Kuwait’s parliament on Thursday provisionally passed amendments to the Gulf state’s penal code stipulating the death penalty for those who curse God, Islam’s Prophet Mohammed or his wives.
Forty-six MPs, including cabinet ministers, voted for the key amendments that will come into effect only after another round of voting and government approval. The second and final vote will take place in two weeks.
Four Shiite MPs voted against the law, a pro-Shiite Sunni lawmaker abstained, while two MPs refused to vote.
Shiite MPs have demanded that the new amendments also enforce the death penalty for anyone who curses their sect’s 12 revered Imams, but the Sunni- dominated parliament rejected their requests.
The move to stiffen penalties for religious crimes came after authorities last month arrested a Shiite tweeter for allegedly cursing the Prophet Mohammed, his wife and some companions.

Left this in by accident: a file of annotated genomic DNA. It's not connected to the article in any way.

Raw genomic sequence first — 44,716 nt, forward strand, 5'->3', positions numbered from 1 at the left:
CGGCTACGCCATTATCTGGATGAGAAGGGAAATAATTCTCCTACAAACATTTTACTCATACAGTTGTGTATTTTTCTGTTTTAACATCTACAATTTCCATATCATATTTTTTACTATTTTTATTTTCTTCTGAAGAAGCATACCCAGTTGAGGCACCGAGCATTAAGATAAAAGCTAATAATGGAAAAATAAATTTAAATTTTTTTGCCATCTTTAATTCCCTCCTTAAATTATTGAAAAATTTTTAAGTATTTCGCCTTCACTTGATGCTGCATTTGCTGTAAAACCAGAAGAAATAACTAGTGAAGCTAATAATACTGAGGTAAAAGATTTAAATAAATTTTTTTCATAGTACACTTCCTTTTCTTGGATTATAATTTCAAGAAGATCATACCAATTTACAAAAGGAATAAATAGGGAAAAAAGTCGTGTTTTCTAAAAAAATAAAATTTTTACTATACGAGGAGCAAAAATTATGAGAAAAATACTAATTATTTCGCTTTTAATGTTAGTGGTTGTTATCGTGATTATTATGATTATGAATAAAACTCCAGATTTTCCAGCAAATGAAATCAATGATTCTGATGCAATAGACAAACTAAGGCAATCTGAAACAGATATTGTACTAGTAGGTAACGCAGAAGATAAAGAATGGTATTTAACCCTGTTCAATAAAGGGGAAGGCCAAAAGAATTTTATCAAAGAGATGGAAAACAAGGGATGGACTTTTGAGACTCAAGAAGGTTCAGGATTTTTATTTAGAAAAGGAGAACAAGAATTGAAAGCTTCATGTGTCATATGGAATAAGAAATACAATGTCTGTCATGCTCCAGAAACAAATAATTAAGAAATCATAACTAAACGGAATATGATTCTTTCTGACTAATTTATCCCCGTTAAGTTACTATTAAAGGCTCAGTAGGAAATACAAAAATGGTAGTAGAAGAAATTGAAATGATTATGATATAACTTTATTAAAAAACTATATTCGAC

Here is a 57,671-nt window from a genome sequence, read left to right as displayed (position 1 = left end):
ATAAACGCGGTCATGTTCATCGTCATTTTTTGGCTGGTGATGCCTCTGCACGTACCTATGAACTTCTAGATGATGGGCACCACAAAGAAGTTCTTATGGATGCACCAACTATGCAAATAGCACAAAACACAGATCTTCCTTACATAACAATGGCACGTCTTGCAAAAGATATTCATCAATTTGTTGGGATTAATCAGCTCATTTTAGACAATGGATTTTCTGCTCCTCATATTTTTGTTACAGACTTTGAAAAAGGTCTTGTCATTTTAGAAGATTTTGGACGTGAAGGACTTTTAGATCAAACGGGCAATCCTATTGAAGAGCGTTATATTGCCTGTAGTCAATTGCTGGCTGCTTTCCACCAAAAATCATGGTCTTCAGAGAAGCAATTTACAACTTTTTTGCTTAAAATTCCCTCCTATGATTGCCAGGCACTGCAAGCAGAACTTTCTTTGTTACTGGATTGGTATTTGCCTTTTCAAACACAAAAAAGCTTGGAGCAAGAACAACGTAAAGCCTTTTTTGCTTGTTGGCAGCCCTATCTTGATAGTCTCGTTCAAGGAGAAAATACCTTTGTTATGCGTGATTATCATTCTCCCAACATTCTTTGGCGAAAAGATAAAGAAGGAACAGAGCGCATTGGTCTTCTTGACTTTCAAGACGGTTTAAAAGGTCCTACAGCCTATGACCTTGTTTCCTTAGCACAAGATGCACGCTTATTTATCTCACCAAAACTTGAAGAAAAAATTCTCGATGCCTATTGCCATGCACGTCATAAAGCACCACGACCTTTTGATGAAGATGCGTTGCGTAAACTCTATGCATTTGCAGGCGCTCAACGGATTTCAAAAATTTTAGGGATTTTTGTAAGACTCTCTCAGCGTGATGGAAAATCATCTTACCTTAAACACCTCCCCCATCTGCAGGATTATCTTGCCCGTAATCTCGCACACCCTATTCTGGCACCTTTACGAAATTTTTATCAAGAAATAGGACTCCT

The suspect, Hamad al-Naqi, is being detained pending further interrogation and trial.
Sectarian tensions have flared in Kuwait between the Sunni majority and Shiites, who form about a third of the native population of 1.17 million, reflecting rising regional tensions between the two Islamic sects.